The Flea is presenting six plays by six authors, each with some reference to the recession. The actors are drawn from The Flea’s “Bats,” the young, capable and energetic actors of their resident company — you find yourself hoping for a good show at least as much for them as for yourself, but it doesn’t happen. For most of the plays, the link to the recession is so synthetic it doesn’t matter. The plays don’t matter much either, which is too bad for what must have seemed like a good idea.
- Review | Red by John Logan | With Alfred Molina and Eddie Redmayne | Directed by Michael Grandage | Golden Theater
- Review | Jacques and His Master by Milan Kundera | Adapted from Diderot | Dramatic Reading, Directed by Brian Kulick | Classic Stage Company
- Review | Men In White by Sidney Kingsley | Directed by Erin Cronican | Seeing Place Theater
- Review | Gabriel by Moira Buffini | Directed by David Esbjorn | Atlantic Theater Company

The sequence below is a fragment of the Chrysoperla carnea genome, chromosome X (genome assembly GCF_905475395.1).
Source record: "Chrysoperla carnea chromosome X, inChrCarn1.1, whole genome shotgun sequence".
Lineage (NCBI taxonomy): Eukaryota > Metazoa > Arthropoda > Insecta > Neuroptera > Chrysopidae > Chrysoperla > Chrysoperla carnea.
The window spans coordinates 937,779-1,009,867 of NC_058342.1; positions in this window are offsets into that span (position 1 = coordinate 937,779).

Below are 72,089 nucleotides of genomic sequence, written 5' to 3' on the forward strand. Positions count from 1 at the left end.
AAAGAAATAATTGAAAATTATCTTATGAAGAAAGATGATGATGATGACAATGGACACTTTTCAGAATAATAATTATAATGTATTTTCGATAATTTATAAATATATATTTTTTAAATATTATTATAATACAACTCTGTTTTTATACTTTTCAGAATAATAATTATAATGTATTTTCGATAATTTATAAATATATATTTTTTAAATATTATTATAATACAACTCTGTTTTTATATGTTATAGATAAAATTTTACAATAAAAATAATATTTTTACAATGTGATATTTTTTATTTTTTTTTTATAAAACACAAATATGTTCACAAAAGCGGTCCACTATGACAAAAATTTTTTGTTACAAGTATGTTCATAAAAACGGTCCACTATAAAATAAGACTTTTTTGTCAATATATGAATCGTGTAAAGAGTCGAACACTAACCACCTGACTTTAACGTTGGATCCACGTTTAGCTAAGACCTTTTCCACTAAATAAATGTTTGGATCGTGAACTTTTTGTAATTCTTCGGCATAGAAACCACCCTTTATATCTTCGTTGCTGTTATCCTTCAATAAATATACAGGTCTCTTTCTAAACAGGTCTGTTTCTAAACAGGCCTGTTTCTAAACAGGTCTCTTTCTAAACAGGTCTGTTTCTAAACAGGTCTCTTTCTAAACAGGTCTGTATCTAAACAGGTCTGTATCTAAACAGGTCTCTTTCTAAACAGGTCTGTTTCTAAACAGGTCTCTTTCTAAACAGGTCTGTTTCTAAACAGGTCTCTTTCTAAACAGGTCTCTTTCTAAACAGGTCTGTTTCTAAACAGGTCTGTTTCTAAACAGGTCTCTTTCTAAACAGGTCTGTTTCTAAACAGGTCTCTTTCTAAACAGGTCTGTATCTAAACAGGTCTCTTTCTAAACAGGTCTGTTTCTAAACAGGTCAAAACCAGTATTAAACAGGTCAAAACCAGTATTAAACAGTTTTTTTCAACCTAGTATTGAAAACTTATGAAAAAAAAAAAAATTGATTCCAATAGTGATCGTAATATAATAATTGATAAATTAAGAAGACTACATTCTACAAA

- Review | Liliom by Ferenc Molnar | Translated by Benjamin Glazer | Adapted and Directed by Steven Carl McCasland | Celebration of Whimsy Theatre
59E59 Theaters A. R. Gurney Anton Chekhov Atlantic Theater Company Austin Pendleton awards Bay Street Theatre Bertolt Brecht Brian Kulick Charlotte Moore Cherry Lane Theatre Classic Stage Company David Greenspan David Ives Ensemble Studio Theatre Eugene O’Neill festival Flea Theater Foundry Theatre Fringe Festival Guild Hall Irish Repertory Theatre J. R. Sullivan Jim Simpson La Mama Metropolitan Museum of Art Mint Theater Company Moliere musical National Theatre New York Theatre Workshop North Fork Community Theatre Pearl Theatre Company political theater press release Public Theater Sean McNall Shakespeare Signature Theatre Tennessee Williams The Bats Thomas Bradshaw Woody Allen Wooster Group world premiere